The research was conducted by a Franco-American team led jointly by Jean-Laurent Casanova and Laurent Abel within the epidemiology department of Rockefeller University Hospital in New York and the Laboratory of Human Genetics of Infectious Diseases at Institut Imagine in Paris (‘HGID Lab’, Paris University/INSERM, Necker Hospital for Sick Children).
Duration of the project: 2020-2023
The results of the research into the causes of lethal COVID-19 cases, led by Jean-Laurent Casanova, head of the Laboratory of Human Genetics of Infectious Diseases at the Imagine Institute in Paris and Rockefeller University in New York, with the support of the SCOR Foundation for Science, confirm that monogenic inborn errors of immunity (IEI) and monogenic inborn variants of resistance (IVR) explain fatal infections and resilience to infection exposure.
During the COVID-19 pandemic, there has been stunning inter-individual clinical variability among infected individuals, ranging from asymptomatic infection to lethal coronavirus infectious disease-19. The importance of monogenic lesions governing immunity to infection is already well established for lethal viral infections as well as for resistance to infection in humans. The Casanova-Abel research started from the assumption that monogenic inborn errors of immunity (IEI) and monogenic inborn variants of resistance (IVR) may underlie respectively fatal cases and resilience cases.
Based on an international sample of 5500 patients infected with Covid-19 pneumonia, the Casanova-Abel research found that auto-antibodies against type I IFNs explain about 15% of critical COVID-19 pneumonia. These auto-antibodies preexist infection, and provide a major increase in the risk of developing critical COVID-19. The research confirms the role of monogenic inborn errors of immunity (IEI) in life-threatening COVID-19 infections in previously healthy individuals and of monogenic inborn variants of resistance (IVR) resilience to repeated infection exposure. It highlights the key role of type I IFN and of auto-antibodies against type I IFNs in the development of severe COVID-19. It also extends this role to several other severe viral conditions (yellow fever, influenza, West Nile virus encephalitis). These findings open new avenues of prevention and treatment based on large-scale screening of auto-antibodies against type I IFNs, and early treatment in infected subjects based on type I IFN not targeted by auto-antibodies such as IFN-β.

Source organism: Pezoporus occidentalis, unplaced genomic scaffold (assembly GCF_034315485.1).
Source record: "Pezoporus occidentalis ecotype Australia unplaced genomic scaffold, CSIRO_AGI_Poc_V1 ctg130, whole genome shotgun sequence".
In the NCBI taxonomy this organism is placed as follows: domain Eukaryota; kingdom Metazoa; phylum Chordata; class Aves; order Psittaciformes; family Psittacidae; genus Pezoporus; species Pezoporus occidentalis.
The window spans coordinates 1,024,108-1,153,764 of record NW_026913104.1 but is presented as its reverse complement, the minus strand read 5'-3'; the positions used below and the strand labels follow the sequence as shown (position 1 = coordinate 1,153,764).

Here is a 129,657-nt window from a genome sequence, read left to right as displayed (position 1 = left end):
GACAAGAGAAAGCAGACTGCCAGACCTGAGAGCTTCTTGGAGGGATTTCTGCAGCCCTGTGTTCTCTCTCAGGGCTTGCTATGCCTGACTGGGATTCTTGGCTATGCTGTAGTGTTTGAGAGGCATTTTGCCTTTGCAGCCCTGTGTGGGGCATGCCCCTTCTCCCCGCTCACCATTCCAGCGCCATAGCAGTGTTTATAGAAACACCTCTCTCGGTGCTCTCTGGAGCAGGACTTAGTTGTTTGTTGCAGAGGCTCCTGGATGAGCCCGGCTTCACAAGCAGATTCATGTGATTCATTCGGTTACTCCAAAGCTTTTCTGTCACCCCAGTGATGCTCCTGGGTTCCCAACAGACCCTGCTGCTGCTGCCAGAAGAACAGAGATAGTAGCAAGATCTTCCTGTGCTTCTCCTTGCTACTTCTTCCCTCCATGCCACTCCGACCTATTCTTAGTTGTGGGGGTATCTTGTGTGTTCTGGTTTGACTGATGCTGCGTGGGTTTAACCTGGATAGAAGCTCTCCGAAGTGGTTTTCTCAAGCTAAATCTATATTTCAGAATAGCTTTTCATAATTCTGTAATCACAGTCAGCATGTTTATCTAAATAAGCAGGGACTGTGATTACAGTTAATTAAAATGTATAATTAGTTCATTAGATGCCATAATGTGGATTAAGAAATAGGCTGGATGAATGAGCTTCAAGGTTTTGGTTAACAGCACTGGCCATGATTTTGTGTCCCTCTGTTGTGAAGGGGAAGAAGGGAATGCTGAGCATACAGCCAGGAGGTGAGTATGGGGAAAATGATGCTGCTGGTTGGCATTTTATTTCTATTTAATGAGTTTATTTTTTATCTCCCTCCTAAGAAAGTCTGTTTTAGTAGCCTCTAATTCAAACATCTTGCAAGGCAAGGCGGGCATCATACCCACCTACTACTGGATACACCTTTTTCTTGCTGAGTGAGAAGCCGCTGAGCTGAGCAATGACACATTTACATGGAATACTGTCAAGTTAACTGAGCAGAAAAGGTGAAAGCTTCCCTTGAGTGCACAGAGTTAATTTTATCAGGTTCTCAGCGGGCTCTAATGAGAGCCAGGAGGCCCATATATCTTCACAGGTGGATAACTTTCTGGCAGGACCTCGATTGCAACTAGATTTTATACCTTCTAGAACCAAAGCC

These results have been presented in several reviews and position papers published in high international profile journals, as referenced in the final research report.
The SCOR Foundation for Science is part of the SCOR group's commitment to research and the dissemination of risk-related knowledge, providing support for numerous scientific disciplines, of which epidemiology is a priority.